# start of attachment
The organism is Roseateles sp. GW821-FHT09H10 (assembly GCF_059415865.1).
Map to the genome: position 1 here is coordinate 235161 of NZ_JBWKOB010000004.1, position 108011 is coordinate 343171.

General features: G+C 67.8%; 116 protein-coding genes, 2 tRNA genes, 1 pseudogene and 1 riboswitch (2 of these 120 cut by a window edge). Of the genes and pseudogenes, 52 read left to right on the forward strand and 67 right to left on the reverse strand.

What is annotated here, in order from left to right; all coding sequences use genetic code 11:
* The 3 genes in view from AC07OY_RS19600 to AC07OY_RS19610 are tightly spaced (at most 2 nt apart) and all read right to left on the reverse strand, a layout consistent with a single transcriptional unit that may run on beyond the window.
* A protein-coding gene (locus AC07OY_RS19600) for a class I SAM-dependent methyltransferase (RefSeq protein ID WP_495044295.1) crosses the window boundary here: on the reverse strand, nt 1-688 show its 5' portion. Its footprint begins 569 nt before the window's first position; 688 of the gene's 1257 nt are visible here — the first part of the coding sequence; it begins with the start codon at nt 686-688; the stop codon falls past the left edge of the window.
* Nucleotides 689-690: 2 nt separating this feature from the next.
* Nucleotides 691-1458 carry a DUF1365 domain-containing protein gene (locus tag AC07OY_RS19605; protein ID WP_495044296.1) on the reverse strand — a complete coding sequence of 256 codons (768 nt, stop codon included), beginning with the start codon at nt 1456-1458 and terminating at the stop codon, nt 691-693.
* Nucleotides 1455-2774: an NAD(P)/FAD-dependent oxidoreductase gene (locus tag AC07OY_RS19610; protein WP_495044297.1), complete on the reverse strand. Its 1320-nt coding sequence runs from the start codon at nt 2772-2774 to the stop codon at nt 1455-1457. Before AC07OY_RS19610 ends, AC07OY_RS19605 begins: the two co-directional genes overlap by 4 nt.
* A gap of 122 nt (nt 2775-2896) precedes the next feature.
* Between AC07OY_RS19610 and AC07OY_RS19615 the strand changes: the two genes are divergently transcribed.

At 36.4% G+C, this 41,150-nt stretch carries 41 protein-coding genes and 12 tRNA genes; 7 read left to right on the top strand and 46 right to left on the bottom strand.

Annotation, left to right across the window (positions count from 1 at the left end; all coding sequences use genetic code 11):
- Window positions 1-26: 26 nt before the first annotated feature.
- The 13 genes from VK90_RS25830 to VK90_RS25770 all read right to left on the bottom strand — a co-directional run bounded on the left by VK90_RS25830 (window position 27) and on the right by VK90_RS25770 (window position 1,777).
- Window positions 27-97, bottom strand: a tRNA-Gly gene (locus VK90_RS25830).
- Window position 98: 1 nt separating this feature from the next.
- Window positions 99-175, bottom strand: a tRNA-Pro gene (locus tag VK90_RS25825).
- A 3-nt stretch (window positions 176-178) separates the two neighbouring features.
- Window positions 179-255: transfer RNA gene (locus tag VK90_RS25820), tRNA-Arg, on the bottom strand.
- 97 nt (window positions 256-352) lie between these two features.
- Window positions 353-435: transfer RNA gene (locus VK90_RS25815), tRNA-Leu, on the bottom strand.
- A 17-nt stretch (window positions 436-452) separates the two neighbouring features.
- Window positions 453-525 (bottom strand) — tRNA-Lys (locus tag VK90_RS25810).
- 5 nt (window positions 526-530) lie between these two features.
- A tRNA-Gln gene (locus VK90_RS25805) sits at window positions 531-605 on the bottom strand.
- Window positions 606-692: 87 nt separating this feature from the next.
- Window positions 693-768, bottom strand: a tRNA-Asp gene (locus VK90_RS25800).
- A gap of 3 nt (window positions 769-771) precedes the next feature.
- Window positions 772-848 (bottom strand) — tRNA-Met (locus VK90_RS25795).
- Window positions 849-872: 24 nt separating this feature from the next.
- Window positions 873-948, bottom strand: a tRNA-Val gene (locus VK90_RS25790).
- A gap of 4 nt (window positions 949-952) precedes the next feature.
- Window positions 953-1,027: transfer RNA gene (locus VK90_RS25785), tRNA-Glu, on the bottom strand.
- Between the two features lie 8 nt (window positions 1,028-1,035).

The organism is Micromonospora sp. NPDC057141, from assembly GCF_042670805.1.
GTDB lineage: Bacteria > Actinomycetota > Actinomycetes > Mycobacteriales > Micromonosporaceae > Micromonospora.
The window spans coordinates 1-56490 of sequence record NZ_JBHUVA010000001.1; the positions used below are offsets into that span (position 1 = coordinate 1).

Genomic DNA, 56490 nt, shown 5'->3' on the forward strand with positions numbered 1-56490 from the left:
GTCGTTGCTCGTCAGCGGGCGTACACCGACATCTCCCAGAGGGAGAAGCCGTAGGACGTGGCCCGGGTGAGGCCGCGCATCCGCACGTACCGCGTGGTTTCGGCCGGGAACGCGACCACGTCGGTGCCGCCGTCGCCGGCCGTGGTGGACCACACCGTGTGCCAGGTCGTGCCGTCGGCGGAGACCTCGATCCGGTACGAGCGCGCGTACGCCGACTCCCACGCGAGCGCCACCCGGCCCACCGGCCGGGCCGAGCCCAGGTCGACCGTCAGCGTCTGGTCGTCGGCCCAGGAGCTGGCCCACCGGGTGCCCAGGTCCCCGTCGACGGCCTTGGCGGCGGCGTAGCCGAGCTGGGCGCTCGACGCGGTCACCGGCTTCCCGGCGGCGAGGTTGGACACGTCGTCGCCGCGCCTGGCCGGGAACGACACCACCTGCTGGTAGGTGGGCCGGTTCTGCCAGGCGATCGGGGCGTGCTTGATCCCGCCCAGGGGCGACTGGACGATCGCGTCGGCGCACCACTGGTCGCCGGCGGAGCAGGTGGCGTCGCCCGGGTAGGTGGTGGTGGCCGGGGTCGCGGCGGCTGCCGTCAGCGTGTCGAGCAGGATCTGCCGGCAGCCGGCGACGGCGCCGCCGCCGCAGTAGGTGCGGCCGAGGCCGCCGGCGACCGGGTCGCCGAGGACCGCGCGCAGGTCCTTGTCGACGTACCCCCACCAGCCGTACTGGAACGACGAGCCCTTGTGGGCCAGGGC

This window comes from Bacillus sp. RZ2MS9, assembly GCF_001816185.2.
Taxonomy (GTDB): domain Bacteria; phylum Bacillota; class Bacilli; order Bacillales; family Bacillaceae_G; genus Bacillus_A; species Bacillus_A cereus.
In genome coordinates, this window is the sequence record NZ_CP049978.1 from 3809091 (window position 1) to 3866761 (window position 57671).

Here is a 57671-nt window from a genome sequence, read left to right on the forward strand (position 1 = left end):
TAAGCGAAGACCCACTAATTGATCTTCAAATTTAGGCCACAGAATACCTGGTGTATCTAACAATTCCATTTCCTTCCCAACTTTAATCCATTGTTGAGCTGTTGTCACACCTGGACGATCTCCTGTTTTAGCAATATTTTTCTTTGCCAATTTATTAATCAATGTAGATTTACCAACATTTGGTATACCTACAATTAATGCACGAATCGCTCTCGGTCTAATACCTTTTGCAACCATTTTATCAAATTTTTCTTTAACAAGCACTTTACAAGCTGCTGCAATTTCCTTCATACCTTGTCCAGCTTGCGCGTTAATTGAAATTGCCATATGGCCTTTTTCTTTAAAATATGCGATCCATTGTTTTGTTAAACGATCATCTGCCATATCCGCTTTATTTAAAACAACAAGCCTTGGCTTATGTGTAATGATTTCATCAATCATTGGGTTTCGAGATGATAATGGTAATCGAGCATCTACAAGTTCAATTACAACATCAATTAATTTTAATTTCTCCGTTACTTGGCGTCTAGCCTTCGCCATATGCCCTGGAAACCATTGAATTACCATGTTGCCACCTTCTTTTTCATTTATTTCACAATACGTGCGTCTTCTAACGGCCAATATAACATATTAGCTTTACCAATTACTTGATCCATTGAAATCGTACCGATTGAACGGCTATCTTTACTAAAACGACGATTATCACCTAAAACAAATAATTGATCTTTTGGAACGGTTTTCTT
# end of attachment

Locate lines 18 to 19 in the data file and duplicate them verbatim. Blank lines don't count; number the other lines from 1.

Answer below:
- Window positions 99-175, bottom strand: a tRNA-Pro gene (locus tag VK90_RS25825).
- A 3-nt stretch (window positions 176-178) separates the two neighbouring features.